Israelis occupied Palestine in 1948, their existence is illegitimate. and America is the bully cop of the world.

  3. Steve says:

    Since we are discussing “getting our facts straight”, here’s some facts for you:
    From Joseph Farah at WorldNetDaily:
    “Isn’t it interesting that prior to the 1967 Arab-Israeli war, there was
    no serious movement for a Palestinian homeland?

    “Well,” you might say, “that was before the Israelis seized the West Bank and Old Jerusalem.”

    That’s true. In the Six-Day War, Israel captured Judea, Samaria and East Jerusalem. But they didn’t capture these territories from Yasser Arafat.
    They captured them from Jordan’s King Hussein. I can’t help but wonder why all these Palestinians suddenly discovered their national identity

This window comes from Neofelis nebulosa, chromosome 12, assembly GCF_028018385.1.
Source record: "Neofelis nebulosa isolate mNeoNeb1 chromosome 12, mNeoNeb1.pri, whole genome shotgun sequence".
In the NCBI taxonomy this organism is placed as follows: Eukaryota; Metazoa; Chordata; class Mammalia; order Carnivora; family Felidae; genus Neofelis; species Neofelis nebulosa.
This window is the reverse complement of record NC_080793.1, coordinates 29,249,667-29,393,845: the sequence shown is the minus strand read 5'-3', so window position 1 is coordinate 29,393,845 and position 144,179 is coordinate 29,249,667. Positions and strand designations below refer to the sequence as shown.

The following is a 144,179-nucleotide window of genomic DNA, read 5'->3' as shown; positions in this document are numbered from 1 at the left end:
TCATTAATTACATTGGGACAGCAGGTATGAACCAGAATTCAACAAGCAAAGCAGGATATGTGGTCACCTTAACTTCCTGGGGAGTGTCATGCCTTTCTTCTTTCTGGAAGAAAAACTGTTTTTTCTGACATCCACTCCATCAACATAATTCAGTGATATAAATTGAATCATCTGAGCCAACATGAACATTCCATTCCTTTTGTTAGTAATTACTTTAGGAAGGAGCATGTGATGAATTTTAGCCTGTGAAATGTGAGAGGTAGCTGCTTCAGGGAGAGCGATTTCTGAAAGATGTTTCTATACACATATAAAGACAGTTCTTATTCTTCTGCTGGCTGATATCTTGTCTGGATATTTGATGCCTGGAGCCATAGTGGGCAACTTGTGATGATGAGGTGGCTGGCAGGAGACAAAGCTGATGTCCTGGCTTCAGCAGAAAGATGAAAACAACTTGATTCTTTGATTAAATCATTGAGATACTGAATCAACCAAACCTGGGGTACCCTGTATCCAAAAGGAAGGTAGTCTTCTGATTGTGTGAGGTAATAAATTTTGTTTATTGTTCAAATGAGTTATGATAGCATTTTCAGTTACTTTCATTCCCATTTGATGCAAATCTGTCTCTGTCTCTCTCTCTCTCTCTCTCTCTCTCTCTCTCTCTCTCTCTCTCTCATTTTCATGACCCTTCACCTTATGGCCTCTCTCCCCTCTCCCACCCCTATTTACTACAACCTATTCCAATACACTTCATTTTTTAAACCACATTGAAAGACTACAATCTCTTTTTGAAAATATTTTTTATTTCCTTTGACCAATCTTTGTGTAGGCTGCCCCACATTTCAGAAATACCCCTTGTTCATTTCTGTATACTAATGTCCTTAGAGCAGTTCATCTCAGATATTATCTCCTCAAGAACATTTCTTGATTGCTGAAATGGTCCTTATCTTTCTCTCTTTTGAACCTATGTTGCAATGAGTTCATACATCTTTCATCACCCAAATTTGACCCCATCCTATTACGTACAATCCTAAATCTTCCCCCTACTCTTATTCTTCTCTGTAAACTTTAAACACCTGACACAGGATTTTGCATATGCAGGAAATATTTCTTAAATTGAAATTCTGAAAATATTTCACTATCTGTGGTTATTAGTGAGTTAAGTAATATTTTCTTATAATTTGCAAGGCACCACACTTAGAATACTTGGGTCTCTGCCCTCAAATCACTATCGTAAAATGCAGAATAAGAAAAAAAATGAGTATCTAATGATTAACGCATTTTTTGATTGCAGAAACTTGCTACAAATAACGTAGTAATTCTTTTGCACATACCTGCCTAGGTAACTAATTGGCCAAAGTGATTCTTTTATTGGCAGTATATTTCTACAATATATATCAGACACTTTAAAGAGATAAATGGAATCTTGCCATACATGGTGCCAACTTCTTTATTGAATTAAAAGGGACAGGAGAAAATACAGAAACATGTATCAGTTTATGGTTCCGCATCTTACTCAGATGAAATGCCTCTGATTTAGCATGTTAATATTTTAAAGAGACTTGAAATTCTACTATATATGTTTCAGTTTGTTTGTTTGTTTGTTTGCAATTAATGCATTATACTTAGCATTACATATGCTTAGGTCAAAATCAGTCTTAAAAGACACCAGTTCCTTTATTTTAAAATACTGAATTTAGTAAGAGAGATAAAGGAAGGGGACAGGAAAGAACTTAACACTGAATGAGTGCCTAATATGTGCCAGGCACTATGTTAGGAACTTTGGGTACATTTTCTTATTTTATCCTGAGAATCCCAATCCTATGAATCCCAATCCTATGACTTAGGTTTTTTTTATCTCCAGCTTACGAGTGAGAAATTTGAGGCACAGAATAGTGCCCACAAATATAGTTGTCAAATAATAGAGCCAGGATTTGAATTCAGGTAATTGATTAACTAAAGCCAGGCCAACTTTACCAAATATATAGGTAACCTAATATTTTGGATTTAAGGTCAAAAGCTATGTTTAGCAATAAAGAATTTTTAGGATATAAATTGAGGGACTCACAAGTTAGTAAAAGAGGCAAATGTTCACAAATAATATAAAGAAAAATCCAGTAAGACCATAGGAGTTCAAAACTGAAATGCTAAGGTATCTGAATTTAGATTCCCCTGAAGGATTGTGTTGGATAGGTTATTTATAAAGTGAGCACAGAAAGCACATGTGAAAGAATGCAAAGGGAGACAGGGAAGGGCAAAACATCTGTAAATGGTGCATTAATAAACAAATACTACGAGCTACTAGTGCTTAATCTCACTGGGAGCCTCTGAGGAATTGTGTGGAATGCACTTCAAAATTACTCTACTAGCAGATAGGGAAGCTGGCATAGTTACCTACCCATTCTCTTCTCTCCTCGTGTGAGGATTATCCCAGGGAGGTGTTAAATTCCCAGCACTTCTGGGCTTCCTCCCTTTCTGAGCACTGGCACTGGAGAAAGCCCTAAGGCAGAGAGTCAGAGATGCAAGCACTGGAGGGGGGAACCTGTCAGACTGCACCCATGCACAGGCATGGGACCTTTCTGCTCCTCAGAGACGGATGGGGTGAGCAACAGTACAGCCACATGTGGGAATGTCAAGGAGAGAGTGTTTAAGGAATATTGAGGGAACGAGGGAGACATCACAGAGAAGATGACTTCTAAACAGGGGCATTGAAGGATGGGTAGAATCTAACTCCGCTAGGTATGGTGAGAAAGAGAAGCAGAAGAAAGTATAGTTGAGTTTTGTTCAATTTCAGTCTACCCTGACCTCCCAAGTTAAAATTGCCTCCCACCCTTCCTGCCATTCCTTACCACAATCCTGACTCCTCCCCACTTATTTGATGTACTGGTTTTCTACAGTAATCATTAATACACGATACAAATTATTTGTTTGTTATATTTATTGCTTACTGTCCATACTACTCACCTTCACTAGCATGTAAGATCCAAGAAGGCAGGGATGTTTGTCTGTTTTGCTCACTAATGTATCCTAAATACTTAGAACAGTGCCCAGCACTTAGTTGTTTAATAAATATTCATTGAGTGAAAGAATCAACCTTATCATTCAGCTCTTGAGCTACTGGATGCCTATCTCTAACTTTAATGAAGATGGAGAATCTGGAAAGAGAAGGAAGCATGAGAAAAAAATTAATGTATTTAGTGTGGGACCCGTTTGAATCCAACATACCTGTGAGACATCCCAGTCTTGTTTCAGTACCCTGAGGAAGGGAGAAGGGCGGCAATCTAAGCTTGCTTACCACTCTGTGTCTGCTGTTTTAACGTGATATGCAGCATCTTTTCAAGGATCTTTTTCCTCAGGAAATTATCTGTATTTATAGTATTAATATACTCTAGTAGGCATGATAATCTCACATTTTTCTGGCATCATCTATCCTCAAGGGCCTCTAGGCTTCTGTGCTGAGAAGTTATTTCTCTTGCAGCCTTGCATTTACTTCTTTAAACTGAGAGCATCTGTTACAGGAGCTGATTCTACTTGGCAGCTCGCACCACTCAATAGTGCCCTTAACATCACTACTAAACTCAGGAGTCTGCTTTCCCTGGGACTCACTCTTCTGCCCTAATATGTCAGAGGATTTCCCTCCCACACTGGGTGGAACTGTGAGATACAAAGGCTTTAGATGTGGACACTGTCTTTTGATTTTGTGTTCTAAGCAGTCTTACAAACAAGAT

after Israel won the war.

    The truth is that Palestine is no more real than Never-Never Land. The first time the name was used was in 70 A.D. when the Romans committed genocide against the Jews, smashed the Temple and declared the land of Israel would be no more. From then on, the Romans promised, it would be known as Palestine. The name was derived from the Philistines, a Goliathian people conquered by the Jews centuries earlier. It was a way for the Romans to add insult to injury. They also tried to change the name of Jerusalem to Aelia Capitolina, but that had even less staying power.

    Palestine has never existed — before or since — as an autonomous entity. It was ruled alternately by Rome, by Islamic and Christian crusaders, by the Ottoman Empire and, briefly, by the British after World War I. The British agreed to restore at least part of the land to the Jewish people as their homeland.

    There is no language known as Palestinian. There is no distinct Palestinian culture. There has never been a land known as Palestine governed by Palestinians. Palestinians are Arabs, indistinguishable from Jordanians (another recent invention), Syrians, Lebanese, Iraqis, etc.